Yesterday, Swiss authorities detained director Roman Polanski in Zurich at the request of U.S. law enforcement officials. Polanski’s arrest comes 32 years after he was formally accused by California prosecutors of drugging a 13-year-old girl and sexually assaulting her.
Polanski’s arrest is already being protested by French Culture Minister Frederic Mitterand who criticized law enforcement officials, saying that he “strongly regrets that a new ordeal is being inflicted on someone who has already experienced so many of them.” Mitterand was obviously referring to fact that Polanski’s mother died in at the notorious Nazi death camp in Auschwitz, Poland and that his former wife, actress Sharon Tate was brutally murdered by members of Charles Manson’s cult.
Despite these painful hardships, and the fact that the victim, Samantha Geimer wants the charges dropped at this stage in her life, Polanski should not be allowed to evade the judicial process.
In 1977, Geimer, who was then 13-years-old told police that Polanski gave her champagne and part of a Quaalude pill during a modeling session at Jack Nicholson’s house while the actor was out of town and that after she was drugged, Polanski performed oral sex on her and engaged in sexual intercourse with her.
Polanski originally made a deal with the prosecution to plead guilty, but the judge presiding over the case refused to accept the terms of the plea bargain and Polanski fled the United States for London and ultimately returned to France where he held citizenship. Because of treaty laws with the U.S., American law enforcement authorities are unable to compel French authorities to extradite fugitives and as a result, Polanski has evaded justice for 32 years.
The victim, Samantha Geimer originally cooperated with authorities, and in 2003 she publicly stated she wanted Polanski to return to the U.S. so the case could be resolved.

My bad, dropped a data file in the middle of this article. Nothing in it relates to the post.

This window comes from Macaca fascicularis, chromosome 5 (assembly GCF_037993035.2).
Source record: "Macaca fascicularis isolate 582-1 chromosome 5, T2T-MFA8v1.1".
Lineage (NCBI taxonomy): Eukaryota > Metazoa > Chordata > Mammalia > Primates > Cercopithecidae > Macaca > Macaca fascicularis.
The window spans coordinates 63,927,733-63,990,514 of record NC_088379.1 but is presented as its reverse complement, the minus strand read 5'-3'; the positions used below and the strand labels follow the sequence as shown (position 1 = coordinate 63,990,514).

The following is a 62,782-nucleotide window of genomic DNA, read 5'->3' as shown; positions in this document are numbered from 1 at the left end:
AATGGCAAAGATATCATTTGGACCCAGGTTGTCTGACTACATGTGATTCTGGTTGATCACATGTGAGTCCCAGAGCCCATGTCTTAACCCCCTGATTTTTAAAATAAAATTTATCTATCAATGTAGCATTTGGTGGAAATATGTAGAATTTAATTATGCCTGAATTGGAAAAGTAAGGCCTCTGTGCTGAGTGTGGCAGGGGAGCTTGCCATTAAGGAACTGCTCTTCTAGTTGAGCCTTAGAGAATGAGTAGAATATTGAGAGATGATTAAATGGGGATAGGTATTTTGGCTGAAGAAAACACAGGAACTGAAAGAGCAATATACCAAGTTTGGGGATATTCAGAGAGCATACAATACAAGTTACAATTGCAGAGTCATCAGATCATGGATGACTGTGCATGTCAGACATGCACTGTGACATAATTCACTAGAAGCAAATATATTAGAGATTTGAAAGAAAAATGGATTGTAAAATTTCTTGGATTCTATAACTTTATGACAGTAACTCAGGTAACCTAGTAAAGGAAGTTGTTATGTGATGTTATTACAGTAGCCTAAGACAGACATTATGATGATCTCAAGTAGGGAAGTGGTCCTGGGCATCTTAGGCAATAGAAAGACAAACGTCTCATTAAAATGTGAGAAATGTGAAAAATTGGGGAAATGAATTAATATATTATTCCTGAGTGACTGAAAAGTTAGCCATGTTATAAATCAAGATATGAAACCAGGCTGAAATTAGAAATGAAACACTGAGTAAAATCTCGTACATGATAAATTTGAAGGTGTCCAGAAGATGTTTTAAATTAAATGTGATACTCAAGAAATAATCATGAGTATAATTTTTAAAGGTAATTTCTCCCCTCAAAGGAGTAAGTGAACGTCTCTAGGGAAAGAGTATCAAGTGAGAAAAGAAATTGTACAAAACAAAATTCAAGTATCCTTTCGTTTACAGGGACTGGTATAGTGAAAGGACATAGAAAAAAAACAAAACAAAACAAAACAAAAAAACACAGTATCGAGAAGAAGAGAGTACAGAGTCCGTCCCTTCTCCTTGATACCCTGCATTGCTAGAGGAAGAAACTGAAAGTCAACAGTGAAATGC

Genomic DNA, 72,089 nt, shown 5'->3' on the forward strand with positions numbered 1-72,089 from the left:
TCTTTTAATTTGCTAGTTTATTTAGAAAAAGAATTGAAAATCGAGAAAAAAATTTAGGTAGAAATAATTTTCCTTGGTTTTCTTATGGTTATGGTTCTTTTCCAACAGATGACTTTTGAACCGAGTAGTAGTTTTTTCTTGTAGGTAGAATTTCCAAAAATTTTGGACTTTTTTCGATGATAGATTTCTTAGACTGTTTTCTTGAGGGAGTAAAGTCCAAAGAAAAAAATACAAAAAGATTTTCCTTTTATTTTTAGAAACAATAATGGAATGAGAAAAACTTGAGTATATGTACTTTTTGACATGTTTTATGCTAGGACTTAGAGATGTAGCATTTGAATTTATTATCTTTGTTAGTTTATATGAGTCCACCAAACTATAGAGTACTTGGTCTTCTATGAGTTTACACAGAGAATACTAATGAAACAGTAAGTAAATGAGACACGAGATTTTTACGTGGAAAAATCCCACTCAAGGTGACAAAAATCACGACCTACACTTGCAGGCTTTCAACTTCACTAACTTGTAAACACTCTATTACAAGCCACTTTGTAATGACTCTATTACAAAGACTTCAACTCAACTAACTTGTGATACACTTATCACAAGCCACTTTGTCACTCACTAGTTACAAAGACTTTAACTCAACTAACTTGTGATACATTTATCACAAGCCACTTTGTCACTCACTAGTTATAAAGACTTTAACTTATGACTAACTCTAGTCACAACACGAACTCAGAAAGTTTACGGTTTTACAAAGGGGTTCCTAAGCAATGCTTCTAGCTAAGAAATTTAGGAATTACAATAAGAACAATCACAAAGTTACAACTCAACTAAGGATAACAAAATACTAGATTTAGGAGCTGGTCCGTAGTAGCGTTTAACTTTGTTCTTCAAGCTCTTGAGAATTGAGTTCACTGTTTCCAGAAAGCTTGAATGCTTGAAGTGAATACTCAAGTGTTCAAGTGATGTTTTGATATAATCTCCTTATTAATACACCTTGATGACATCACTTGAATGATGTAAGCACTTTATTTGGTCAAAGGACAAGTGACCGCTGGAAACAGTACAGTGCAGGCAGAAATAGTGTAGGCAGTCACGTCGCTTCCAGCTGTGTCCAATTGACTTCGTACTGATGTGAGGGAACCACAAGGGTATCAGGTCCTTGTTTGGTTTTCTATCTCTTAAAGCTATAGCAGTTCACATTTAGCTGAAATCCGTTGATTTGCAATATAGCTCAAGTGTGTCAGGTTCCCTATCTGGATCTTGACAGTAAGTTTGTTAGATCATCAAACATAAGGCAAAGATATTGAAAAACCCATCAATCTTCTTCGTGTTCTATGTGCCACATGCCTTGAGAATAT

In 2008 however, Geimer said that she wanted the charges dismissed to move on with her life because constant reminders of the case were painful for her family.
The circumstances of the Polanski case bear an unfortunate resemblance to the circumstances of the recent Kobe Bryant rape case in Colorado. Bryant, a Los Angeles Lakers Lakers player with incredible superstar celebrity power ultimately evaded criminal charges. The massive media attention and public outrage over Bryant’s prosecution intimidated the alleged victim into dropping charges. Bryant’s alleged victim even received death threats, which the FBI monitored, as they were phoned into her private home.
Like Geimer, Bryant’s victim eventually reached an undisclosed civil settlement with her alleged attacker. This was also the final result of the 1993 sex assault charges levied against Michael Jackson by then 13-year-old Jordan Chandler who claimed Jackson sexually molested him. In Chandler’s case, he also received death threats from Jackson fans and was forced to move several times and leave the country on occasion to protect himself from danger. Jackson was never prosecuted for Chandler’s allegations.
There is no indication Geimer has received such threats, but apparently 32 years of media coverage has taken its toll. There was no indication early on in the case when charges were originally filed that she was reluctant to move forward and allow the justice system to take its course.
The experience has obviously been painful for Geimer and she deserves sympathy, but all people deserve equal treatment under the law, regardless of how wealthy, popular or powerful they may be. Whenever justice is denied, society suffers as a whole and it sends a message to other would-be sexual predators and criminals that they can evade justice as well.
Although Polanski has suffered great tragedies throughout his life and after 32 years the alleged victim’s feelings have changed, there is one thing that has not changed and that is the truth.
Polanski should be not be treated differently than anyone else and should face the original charges he was accused of. Justice delayed does not have to mean justice is denied.
Jeffrey Scott Shapiro is former Washington, D.C. prosecutor and investigative reporter who covered both the Kobe Bryant rape case and the death of Michael Jackson. He can be reached at email@example.com.